Saturday, September 11, 2010


On May 24, 1941, a young Oscar Romero, studying for the priesthood in Rome, prayed to the Sacred Heart of Jesus to, "Burn off the slag and make me an iron, red hot with your love." (J. Delgado, "Romero, Un joven aspirante a la santidad" (Romero, a young aspirant to saintliness), ORIENTACIÓN, Vol. LV Nº 5463, March 25, 2007.) Overlooked by most Romero biographers, the young seminarian's notes from the era open a window into the deep intense devotion that set Romero on a path to martyrdom. "I want to suffer!!" Romero exclaims in November 1939, soon after he had arrived for his priestly training. "Study is hard, hunger humbles me, everyday living torments me, my thesis worries me. It matters not! Avanti!! (It., for 'onward')." (Id.) On the day he was ordained, Romero goes much further, making a pledge that he would live to fulfill:

Yes, Christ! By your Sacred Heart I promise to give myself entirely for your glory ... I want to die this way: in the middle of work, fatigued by the journey, tired and weary ... I will recall your toils and they will be the price of redemption ... promitto (It., for 'I promise').
(Id., April 4, 1942 notes.)

Msgr. Jesús Delgado Acevedo, who worked with Romero as Archbishop, gathered and published the fragments of Romero's seminary notes in the San Salvador Archdioce's newspaper, which Romero himself had once edited. (Id.) "A human being's youthful years," Delgado wrote in the introduction, "reveal his aspirations and the human values that are becoming settled in his personality." In addition, Delgado pointed out, "these are years in which the young person still possesses a see-through sincerity that facilitates a truer ... projection of his real personality." (Id.)

Romero's personality was a mixture of shyness covering up an inner intensity which often bubbled up as excess nervousness. Romero's hands trembled when he had to lead the readings, and he suffered headaches that robbed his nights of sleep. Yet he struggled to overcome his "natural timidity." (Id.) Romero's religious fervor comes across like young love: blinding and tempestuous. More than once, Romero describes his spiritual yearning as akin to being 'virile.' "I spoke to [a fellow seminarian] during the recess and during the after-lunch break," Romero wrote in February 1940. "How the heart flares when the fiery love of the Sacred Heart is blowing! Pray so that you can be holy and pure. Be strong. Virile."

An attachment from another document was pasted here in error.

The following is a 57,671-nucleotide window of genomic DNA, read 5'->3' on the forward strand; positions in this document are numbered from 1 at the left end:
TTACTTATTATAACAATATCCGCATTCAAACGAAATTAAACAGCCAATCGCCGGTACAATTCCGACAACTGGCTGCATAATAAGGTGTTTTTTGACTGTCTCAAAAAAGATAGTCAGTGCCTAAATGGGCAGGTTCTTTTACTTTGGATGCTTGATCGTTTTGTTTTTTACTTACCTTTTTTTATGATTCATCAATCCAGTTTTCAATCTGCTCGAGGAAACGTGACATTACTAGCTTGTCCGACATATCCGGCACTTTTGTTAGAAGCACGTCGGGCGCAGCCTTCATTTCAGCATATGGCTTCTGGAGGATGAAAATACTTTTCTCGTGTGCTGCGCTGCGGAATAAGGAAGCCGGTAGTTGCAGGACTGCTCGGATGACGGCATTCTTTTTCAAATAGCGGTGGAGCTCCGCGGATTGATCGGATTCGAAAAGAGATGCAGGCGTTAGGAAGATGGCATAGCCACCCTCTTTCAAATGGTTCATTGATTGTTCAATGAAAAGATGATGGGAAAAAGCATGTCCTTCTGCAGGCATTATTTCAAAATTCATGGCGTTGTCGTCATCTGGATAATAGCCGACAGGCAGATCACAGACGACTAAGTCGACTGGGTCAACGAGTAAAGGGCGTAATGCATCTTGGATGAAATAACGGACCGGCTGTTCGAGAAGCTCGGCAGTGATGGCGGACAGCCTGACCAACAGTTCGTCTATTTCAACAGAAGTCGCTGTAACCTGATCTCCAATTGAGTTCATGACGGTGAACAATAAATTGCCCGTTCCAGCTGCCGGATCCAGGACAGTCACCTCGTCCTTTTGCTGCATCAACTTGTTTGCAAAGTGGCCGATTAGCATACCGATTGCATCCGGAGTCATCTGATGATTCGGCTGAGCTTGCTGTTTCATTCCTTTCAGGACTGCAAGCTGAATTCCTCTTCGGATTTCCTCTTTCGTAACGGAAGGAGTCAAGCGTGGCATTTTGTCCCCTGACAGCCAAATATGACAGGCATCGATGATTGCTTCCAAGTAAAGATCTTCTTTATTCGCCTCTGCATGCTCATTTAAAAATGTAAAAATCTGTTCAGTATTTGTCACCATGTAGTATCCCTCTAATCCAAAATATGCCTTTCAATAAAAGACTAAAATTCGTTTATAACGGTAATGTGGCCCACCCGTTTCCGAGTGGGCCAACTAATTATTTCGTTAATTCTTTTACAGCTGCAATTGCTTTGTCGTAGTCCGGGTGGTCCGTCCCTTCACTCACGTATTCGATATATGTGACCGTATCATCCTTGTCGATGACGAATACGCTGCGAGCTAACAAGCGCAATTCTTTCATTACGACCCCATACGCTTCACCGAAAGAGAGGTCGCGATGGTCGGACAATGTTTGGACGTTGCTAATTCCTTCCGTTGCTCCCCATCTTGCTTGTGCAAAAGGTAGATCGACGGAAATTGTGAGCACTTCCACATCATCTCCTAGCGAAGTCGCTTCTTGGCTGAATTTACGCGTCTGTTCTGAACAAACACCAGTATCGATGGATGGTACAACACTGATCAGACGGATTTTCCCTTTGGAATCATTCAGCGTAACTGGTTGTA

These heady days of zeal and passion were tempered by Romero's encounter with two themes that would become even more relevant in Romero's latter years: war and poverty. War was ever present when Romero arrived in Rome. "Europe and almost the whole world were a conflagration during the Second World War," he later recalled. (Romero, CHAPARRASTIQUE, September 29, 1962; quoted in Jesús Delgado, Oscar A. Romero, Biografía, Ediciones Paulinas, Madrid, 1986, p. 21. Translated by James R. Brockman, Romero: A Life, Orbis, New York, 1999, p. 38.) "Fear, uncertainty, news of bloodshed made for an environment of dread," Romero recalled. "At the Latin American College rations grew smaller by the day. Father Rector would go out looking for something to eat and return with squashes, onions, chestnuts, whatever he could find, under his cloak ... Almost every night sirens warned of enemy planes and one had to run for the shelters." (Id.)

Romero also confronted the specter of poverty, and reacted with an abiding compassion that would later characterize his ministry. On November 9, 1940, Romero reported taking a stroll along the Tiber River and coming across a beggar who offered to fix things in exchange for a handout. Apparently heart-broken, Romero reflected, "What a face of anguish he presented!!!" (emphasis in original). Romero tells of another pauper who was begging for bread near the Latin American College. Romero confesses that he had been stashing bread in his dorm room, against seminary regulations and that he gave his stash to the beggar.

Romero also confronted the inequities of the world, with its haves and have-nots and acknowledged the inherent unfairness. On Christmas Eve 1940, Romero reflected on a rare snowfall over Rome, commenting how, "Here I am savoring very comfortably this beautiful white panorama," from his heated dormitory, "while outside how many poor people suffer from hunger, cold and broken spirits." Exactly one year later, on Dec. 24, 1941, Romero makes an observation that has resonance in his final years: "The poor are the incarnation of Christ. Through their tattered clothing, their dark gazes, their festering sores, the laughter of the mentally ill ... the charitable soul discovers and venerates Christ." (Compare, 2/17/1980 Sermon: "As we draw near to the poor, we find we are gradually uncovering the genuine face of the Suffering Servant of Yahweh. We are getting to know, from first hand experience, the mystery of Christ who became human and became poor for us").

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